As part of a collaboration with IST Lisbonc, supplemented by work carried out at IFPEN, a study combining experimentation and modelling examined the interdependence between the hydrogenation function and the zeolitic acid function, in the hydroconversion of n-hexadecane [1]. To this end, catalysts were prepared by the impregnation of zeolites with a strongly hydrogenating element: platinum (Pt). These catalysts were then compared with their low-hydrogenating equivalents, based on molybdenum di-sulphide (MoS2) promoted by nickel.

This work resulted in a kinetic model that is capable of predicting the activity and selectivity of the bifunctional catalyst according to the ratio between metallic sites and Brønsted sites (figure 1). This model is also able to predict the behaviour of a bifunctional catalyst involving two different acid phases, which is a highly attractive feature as it offers the ability to fine-tune the selectivity [2] and determine the effects of operating conditions.

Figure 1
Figure 1: Change in the maximum isomerisation yield (a descriptor of the selectivity in isomerisation, during the hydroconversion of n-hexadecane, according to the ratio between metallic sites (Pt) and Brønsted sites (Al) for two zeolites (HBEA and HUSY) [1].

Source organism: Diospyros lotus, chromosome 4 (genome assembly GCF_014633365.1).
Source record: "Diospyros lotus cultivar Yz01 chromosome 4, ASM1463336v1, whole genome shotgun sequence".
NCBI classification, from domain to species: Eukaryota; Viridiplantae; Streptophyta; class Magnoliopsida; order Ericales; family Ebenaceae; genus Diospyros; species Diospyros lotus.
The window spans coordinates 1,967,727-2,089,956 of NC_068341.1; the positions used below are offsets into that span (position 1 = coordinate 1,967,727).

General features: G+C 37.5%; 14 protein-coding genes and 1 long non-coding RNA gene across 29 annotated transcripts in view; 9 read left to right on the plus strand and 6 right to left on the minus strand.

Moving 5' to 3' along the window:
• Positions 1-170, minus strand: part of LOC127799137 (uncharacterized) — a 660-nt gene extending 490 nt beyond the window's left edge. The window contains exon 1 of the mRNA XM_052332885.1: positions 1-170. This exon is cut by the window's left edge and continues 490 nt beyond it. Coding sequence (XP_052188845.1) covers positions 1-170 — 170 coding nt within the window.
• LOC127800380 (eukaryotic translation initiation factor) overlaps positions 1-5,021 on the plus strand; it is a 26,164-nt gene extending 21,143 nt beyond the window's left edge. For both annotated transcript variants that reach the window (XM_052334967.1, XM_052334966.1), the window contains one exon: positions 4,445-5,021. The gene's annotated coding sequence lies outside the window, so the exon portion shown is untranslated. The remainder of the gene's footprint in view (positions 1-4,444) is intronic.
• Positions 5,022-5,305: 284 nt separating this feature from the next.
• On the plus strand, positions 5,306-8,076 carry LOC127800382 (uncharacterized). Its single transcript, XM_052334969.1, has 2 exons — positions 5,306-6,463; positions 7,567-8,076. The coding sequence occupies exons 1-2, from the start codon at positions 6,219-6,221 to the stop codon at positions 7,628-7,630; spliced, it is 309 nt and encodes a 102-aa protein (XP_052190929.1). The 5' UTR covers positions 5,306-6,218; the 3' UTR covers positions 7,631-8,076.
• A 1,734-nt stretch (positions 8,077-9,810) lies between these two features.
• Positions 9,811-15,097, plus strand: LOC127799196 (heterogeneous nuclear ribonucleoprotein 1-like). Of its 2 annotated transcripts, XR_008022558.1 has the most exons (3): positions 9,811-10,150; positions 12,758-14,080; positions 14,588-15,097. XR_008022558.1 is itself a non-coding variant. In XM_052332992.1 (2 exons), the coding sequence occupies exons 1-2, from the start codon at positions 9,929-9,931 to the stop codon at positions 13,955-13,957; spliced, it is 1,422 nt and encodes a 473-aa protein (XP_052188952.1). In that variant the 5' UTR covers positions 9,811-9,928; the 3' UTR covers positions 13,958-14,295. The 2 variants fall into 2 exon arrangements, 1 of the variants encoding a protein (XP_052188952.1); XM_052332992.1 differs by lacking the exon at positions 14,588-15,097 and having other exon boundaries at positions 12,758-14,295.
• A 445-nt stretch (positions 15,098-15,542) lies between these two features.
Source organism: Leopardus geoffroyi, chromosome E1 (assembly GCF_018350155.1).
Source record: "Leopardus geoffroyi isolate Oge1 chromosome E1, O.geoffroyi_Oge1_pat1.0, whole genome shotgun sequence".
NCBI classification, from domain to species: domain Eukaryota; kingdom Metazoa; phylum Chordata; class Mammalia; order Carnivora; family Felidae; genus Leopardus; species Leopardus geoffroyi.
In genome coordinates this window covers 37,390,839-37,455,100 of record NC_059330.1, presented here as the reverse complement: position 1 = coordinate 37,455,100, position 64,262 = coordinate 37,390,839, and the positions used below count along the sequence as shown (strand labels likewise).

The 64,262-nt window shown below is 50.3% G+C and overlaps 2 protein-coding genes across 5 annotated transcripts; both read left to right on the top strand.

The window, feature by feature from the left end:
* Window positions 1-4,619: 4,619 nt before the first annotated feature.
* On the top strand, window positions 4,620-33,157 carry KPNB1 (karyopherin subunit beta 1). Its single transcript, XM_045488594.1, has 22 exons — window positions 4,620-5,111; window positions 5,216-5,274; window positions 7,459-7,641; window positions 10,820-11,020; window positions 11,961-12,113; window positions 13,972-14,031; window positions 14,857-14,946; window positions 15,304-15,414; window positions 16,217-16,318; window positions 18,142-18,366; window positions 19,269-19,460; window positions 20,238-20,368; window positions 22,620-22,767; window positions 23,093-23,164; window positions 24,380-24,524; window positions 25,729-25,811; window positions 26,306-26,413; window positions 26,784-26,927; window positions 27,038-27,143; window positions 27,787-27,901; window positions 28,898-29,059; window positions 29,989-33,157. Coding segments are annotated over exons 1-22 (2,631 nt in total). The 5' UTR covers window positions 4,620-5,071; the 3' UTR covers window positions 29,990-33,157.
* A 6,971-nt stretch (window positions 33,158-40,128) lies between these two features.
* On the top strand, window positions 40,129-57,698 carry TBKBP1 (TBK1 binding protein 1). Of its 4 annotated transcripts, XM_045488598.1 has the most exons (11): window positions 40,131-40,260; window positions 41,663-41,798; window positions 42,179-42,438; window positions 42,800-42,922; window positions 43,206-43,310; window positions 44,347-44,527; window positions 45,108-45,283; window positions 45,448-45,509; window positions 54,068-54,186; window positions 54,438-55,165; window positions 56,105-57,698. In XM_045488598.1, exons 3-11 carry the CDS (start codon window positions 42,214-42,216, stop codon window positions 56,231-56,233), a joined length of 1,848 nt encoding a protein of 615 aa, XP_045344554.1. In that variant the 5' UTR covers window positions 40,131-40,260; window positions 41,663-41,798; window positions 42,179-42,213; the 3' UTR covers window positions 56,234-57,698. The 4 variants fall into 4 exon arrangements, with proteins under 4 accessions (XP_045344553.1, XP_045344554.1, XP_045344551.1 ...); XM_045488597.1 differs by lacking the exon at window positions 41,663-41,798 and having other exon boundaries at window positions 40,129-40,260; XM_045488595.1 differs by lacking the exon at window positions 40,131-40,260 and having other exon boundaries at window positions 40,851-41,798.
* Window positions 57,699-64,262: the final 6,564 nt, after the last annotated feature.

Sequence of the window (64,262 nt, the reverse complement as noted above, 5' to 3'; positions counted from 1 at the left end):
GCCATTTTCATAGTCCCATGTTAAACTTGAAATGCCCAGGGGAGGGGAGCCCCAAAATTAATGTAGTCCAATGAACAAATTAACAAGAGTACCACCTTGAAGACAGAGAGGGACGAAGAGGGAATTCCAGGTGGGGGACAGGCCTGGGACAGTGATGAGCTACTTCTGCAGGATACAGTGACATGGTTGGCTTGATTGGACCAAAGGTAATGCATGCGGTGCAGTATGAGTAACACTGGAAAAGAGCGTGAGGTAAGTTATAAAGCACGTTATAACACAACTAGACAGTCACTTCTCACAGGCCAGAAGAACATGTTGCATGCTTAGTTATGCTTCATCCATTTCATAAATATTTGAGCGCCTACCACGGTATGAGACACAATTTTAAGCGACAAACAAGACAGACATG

The comparison of Pt catalysts with nickel-promoted MoS2 catalysts [3,4], which are poorly balanced and therefore offer low selectivity towards isomerisation, led to the identification of the yield spread with regard to this reaction and further studies on how it can be remedied. Two combined actions could make it possible to achieve a better balance at process level: the addition of ammonia as an inhibitor of acid sites in the feedstock and the reduction of zeolites in the catalyst support (figure 2). To achieve an identical yield to that of a Platinum-based catalyst, the addition of ammonia to the feedstock reduced the concentration of acid sites by around three orders of magnitude. So, in this example, this is the level that must be achieved in order to balance a nickel-promoted MoS2 catalyst.